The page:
UK-based producer, songwriter and DJ Maths Time Joy burst onto the scene in 2012 with his debut EP, Hideaway, and was soon remixing for Submotion Orchestra, Ellie Goulding and Bipolar Sunshine. He’s since been nominated for a Grammy for his work with Gallant, produced tracks for Mary. J Blige, Snakehips, Mahalia, Sinead Harnett, Kevin Garrett, and remixed for Bon Iver, Karma Kid, Mansionair and more.
Real name Tim Worthington, Maths Time Joy’s latest project is a collaboration with NYC-based artist Rich. The upcoming EP, Change, combines MTJ’s cutting-edge productions and Rich’s soft, flawless vocals and has been created remotely throughout the pandemic. In this outing of Plug-ins I Actually Use, Tim shares his top tips for remixing, explains why Logic Pro’s EXS24 features on almost all of his tracks, and reveals which plug-in is a staple on his vocal productions.
Hey, Maths Time Joy! Do you remember your first experience with music production software?
I started out producing using a copy of FruityLoops [now FL Studio] that my cousin gave me for free. I remember listening to Dr Dre and DJ Premier a lot and wanting to learn how to make hip-hop. Around the same time, I had started writing my own songs and singing, but FL Studio wasn’t great for recording audio back then, so I mostly used it to learn how to programme drums and samples.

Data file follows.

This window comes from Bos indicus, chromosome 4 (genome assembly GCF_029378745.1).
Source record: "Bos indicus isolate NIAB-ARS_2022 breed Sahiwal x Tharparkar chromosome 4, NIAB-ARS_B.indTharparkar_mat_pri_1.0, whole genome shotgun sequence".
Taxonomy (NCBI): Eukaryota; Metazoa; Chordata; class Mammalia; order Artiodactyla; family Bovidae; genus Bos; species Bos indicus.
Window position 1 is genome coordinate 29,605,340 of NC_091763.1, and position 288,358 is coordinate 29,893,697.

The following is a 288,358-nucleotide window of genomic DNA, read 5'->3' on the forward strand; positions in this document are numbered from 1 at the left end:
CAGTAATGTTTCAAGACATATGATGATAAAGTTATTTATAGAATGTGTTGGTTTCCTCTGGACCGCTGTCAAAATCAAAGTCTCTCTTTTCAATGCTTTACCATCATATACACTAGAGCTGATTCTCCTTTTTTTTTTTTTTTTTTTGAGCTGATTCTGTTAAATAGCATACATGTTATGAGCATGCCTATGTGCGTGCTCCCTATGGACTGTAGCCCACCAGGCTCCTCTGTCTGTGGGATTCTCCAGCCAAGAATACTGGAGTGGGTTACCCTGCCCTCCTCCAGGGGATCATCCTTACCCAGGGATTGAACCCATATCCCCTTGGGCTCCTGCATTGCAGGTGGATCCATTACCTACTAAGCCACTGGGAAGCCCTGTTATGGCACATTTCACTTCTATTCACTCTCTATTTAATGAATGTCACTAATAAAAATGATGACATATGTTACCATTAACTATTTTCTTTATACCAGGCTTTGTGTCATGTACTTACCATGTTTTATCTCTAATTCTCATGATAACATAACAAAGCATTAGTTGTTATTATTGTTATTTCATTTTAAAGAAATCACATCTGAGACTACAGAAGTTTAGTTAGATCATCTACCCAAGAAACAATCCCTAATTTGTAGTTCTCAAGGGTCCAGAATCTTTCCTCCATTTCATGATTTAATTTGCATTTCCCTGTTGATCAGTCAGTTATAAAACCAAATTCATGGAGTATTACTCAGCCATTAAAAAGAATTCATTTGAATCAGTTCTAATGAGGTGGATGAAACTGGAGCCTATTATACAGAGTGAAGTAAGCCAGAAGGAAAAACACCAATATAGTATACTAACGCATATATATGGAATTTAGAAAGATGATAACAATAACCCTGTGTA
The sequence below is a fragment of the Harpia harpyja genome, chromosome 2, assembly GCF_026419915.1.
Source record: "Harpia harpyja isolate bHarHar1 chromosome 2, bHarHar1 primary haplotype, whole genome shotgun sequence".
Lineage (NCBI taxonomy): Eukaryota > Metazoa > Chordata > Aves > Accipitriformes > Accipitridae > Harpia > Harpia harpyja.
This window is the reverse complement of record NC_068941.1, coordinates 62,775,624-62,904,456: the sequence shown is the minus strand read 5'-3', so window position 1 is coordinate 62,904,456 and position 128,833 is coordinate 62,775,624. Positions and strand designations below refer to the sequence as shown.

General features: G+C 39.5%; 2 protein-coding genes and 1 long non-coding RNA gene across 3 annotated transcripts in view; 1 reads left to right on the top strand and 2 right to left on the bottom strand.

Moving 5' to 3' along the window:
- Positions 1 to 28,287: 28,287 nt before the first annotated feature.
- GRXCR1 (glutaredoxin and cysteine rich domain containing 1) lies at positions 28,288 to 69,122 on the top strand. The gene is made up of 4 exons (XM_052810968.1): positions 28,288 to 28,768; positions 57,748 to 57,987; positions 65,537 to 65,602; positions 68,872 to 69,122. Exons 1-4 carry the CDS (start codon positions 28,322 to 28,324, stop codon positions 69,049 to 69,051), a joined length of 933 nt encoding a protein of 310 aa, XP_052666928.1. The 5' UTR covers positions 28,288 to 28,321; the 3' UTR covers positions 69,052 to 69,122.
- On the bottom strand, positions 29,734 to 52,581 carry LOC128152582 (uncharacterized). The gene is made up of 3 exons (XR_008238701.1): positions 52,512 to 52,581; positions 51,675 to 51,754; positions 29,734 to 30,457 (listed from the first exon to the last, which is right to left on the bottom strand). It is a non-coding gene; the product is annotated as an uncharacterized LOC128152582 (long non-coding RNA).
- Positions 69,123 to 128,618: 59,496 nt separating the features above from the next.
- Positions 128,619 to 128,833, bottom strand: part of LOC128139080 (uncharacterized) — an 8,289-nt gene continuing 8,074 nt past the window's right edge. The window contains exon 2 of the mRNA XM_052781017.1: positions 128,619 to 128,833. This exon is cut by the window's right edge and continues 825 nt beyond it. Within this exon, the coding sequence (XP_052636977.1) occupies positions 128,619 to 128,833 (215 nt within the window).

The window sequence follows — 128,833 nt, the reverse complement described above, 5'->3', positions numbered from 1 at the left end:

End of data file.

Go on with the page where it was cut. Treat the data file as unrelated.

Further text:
You’ve collaborated with seriously respected artists. How does your process change with each artist?
A big part of producing for artists is understanding how they work and creating the best environment for that to happen. Some people like to write alone and in their head, and other artists want feedback or someone to affirm that their ideas are good. Also, I’ve started working with instrumentalists alongside an artist in the room. I find it can be useful to have another person constructing chord ideas and helping with the songwriting process so that I can focus on the production.
Everyone creates differently. Some artists don’t like to write unless they have a full instrumental to work to, whereas others can just write a whole song to a chord loop. It’s mostly about facilitating what works best for each individual and not being too tied to ideas.
What’s your latest plug-in purchase?